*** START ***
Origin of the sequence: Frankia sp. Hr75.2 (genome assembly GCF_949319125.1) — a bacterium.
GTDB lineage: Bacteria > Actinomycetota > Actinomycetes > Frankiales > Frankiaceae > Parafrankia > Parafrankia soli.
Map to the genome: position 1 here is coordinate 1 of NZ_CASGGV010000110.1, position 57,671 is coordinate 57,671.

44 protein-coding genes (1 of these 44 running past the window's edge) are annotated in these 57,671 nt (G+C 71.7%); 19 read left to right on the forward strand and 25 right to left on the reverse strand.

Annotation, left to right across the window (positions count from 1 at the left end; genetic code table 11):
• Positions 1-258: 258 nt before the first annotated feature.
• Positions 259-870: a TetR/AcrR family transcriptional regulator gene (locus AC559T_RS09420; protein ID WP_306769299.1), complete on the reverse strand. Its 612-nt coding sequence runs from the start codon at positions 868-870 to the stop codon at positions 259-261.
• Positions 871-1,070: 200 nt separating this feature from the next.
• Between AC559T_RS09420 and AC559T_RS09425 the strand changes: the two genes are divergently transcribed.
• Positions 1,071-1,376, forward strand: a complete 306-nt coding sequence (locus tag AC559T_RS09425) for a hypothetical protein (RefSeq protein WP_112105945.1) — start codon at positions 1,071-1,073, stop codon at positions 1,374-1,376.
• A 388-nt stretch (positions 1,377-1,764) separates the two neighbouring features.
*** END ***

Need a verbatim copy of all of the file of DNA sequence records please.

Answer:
Origin of the sequence: Frankia sp. Hr75.2 (genome assembly GCF_949319125.1) — a bacterium.
GTDB lineage: Bacteria > Actinomycetota > Actinomycetes > Frankiales > Frankiaceae > Parafrankia > Parafrankia soli.
Map to the genome: position 1 here is coordinate 1 of NZ_CASGGV010000110.1, position 57,671 is coordinate 57,671.

44 protein-coding genes (1 of these 44 running past the window's edge) are annotated in these 57,671 nt (G+C 71.7%); 19 read left to right on the forward strand and 25 right to left on the reverse strand.

Annotation, left to right across the window (positions count from 1 at the left end; genetic code table 11):
• Positions 1-258: 258 nt before the first annotated feature.
• Positions 259-870: a TetR/AcrR family transcriptional regulator gene (locus AC559T_RS09420; protein ID WP_306769299.1), complete on the reverse strand. Its 612-nt coding sequence runs from the start codon at positions 868-870 to the stop codon at positions 259-261.
• Positions 871-1,070: 200 nt separating this feature from the next.
• Between AC559T_RS09420 and AC559T_RS09425 the strand changes: the two genes are divergently transcribed.
• Positions 1,071-1,376, forward strand: a complete 306-nt coding sequence (locus tag AC559T_RS09425) for a hypothetical protein (RefSeq protein WP_112105945.1) — start codon at positions 1,071-1,073, stop codon at positions 1,374-1,376.
• A 388-nt stretch (positions 1,377-1,764) separates the two neighbouring features.